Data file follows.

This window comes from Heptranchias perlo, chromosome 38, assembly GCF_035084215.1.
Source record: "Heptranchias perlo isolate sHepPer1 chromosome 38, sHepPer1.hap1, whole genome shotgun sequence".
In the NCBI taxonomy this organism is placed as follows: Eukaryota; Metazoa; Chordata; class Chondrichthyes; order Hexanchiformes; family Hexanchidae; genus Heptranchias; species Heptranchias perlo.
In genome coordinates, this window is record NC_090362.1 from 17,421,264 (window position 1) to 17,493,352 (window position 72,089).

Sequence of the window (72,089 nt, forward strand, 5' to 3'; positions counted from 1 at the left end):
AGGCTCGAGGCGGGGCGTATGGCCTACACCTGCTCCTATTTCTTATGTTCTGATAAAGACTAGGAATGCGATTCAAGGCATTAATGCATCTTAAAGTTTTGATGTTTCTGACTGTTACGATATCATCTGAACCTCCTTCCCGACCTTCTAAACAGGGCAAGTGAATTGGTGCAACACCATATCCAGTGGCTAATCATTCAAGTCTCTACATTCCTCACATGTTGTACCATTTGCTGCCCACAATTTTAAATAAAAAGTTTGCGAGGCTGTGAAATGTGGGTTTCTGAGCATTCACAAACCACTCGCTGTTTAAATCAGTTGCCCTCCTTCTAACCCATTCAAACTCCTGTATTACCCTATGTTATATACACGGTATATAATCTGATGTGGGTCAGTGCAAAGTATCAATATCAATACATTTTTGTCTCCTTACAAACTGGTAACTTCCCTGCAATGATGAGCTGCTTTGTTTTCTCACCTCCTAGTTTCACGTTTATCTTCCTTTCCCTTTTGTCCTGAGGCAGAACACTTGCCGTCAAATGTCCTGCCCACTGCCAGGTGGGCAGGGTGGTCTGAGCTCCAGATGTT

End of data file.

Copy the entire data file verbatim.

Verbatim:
This window comes from Heptranchias perlo, chromosome 38, assembly GCF_035084215.1.
Source record: "Heptranchias perlo isolate sHepPer1 chromosome 38, sHepPer1.hap1, whole genome shotgun sequence".
In the NCBI taxonomy this organism is placed as follows: Eukaryota; Metazoa; Chordata; class Chondrichthyes; order Hexanchiformes; family Hexanchidae; genus Heptranchias; species Heptranchias perlo.
In genome coordinates, this window is record NC_090362.1 from 17,421,264 (window position 1) to 17,493,352 (window position 72,089).

Sequence of the window (72,089 nt, forward strand, 5' to 3'; positions counted from 1 at the left end):
AGGCTCGAGGCGGGGCGTATGGCCTACACCTGCTCCTATTTCTTATGTTCTGATAAAGACTAGGAATGCGATTCAAGGCATTAATGCATCTTAAAGTTTTGATGTTTCTGACTGTTACGATATCATCTGAACCTCCTTCCCGACCTTCTAAACAGGGCAAGTGAATTGGTGCAACACCATATCCAGTGGCTAATCATTCAAGTCTCTACATTCCTCACATGTTGTACCATTTGCTGCCCACAATTTTAAATAAAAAGTTTGCGAGGCTGTGAAATGTGGGTTTCTGAGCATTCACAAACCACTCGCTGTTTAAATCAGTTGCCCTCCTTCTAACCCATTCAAACTCCTGTATTACCCTATGTTATATACACGGTATATAATCTGATGTGGGTCAGTGCAAAGTATCAATATCAATACATTTTTGTCTCCTTACAAACTGGTAACTTCCCTGCAATGATGAGCTGCTTTGTTTTCTCACCTCCTAGTTTCACGTTTATCTTCCTTTCCCTTTTGTCCTGAGGCAGAACACTTGCCGTCAAATGTCCTGCCCACTGCCAGGTGGGCAGGGTGGTCTGAGCTCCAGATGTT